QS Study

Pacemaker Potential

Rhythmically discharging cells have a membrane potential that after each impulse, declines to the firing level and triggers the next impulse. This potential is called pacemaker potential or prepotential. Pacemaker cells are resolute at two ‘nodes’: the sinoatrial node (SA node), placed in the right atrium near the higher vena cava; and the atrioventricular node (AV node), placed at the base of the right atrium near the junction of the four heart chambers. They are exceptional because they can impulsively generate action potentials in rhythm to direct the heartbeat. They do this because they exhibit specialized membrane potential- the pacemaker potential.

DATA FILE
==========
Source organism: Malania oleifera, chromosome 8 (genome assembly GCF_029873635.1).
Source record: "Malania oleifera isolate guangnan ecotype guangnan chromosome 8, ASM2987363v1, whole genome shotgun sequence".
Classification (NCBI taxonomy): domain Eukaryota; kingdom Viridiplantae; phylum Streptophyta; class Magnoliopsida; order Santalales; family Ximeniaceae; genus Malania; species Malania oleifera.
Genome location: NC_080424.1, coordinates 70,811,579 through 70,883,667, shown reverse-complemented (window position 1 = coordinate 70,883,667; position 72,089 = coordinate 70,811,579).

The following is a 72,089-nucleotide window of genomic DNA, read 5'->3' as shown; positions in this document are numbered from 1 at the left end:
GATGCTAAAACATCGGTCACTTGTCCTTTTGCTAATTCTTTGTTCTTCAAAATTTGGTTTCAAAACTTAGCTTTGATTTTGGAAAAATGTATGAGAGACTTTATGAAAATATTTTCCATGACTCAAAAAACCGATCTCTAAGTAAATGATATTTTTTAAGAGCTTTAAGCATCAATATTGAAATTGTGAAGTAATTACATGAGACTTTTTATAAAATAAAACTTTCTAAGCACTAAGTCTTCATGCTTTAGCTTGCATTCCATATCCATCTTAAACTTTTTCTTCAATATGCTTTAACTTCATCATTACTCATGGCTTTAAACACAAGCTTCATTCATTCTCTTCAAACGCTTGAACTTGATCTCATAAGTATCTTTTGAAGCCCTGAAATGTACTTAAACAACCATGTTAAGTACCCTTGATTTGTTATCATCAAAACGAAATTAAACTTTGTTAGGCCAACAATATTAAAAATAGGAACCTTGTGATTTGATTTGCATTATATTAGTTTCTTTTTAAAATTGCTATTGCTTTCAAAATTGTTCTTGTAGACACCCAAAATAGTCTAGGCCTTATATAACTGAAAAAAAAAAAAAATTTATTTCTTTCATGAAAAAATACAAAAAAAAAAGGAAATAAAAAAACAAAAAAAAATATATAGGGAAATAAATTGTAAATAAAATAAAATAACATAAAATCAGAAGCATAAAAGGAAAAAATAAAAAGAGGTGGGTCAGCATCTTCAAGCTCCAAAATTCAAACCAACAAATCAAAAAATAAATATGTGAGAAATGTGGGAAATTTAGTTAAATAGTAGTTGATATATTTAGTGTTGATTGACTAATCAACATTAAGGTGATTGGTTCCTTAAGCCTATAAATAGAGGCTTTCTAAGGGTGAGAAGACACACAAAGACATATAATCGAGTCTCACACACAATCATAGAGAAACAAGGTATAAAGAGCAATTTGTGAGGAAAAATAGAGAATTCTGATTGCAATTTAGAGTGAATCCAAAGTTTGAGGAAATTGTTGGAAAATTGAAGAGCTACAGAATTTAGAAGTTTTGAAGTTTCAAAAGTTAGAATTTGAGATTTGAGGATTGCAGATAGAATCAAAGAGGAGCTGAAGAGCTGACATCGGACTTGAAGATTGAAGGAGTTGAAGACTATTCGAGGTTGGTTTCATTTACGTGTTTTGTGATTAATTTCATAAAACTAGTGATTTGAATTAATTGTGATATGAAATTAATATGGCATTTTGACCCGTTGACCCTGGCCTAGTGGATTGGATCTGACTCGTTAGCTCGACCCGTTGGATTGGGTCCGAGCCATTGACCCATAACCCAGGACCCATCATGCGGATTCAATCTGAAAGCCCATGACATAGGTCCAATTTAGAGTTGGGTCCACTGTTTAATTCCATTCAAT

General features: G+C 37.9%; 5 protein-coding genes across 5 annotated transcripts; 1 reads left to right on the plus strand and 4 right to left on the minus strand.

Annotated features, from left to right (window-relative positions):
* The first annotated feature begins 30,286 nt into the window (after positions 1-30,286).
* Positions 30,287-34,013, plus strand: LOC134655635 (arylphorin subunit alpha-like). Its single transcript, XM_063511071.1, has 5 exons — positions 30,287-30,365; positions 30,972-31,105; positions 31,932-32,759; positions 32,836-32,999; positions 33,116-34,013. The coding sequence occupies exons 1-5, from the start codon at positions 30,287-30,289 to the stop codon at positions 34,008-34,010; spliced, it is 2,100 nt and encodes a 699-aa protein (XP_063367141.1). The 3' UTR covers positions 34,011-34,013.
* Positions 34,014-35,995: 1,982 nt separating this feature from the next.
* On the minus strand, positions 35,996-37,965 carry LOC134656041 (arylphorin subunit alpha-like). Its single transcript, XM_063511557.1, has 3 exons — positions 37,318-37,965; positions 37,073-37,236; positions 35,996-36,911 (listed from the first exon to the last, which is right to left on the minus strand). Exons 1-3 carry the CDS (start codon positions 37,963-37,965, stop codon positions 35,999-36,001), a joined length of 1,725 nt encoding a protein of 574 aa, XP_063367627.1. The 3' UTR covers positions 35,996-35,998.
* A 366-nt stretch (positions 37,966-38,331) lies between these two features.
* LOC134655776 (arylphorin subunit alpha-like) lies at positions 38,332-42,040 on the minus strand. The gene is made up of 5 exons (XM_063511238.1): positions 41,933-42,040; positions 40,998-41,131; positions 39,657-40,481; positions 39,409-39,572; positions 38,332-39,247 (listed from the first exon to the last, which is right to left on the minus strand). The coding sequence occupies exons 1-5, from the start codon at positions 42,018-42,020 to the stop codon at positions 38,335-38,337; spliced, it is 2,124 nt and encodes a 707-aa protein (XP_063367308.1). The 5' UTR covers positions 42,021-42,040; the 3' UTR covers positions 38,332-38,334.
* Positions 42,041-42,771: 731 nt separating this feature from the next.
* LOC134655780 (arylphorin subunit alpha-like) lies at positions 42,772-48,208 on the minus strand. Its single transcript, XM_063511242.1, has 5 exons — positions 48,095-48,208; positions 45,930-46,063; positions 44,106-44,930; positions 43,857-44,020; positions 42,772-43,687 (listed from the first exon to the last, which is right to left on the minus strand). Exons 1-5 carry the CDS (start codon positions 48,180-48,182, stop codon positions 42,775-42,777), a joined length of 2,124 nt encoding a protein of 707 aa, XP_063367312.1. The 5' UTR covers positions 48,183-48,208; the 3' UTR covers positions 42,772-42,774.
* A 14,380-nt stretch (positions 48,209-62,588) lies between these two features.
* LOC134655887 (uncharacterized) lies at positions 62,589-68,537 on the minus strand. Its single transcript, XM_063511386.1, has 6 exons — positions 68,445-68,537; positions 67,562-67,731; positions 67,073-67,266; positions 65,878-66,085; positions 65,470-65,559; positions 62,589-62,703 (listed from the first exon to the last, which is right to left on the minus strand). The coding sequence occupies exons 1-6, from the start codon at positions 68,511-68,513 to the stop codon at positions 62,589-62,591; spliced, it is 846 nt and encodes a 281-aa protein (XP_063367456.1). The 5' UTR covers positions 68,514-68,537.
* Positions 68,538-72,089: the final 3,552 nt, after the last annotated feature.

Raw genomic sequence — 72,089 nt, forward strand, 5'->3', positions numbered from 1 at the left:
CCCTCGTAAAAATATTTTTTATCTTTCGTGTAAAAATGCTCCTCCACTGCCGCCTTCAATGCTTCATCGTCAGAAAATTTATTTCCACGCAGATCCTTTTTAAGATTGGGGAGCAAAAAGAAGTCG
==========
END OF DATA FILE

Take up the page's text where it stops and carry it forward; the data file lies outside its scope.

Fig: Pacemaker Potential Mechanism

(i) At the peak of each impulse, K+ channels begins and brings about repolarization.

(ii) Ik then declines and as K+ efflux decreases the membrane begins to depolarize forming the first part of pacemaker potential.

(iii) Ca++ channel open. There are 2 types of Ca2+ channel in the heart, T and L channel. The calcium current (I ca) due to an opening of T channel completes the pacemaker potential and Ica due to an opening of L channels (Ica) produces the impulse.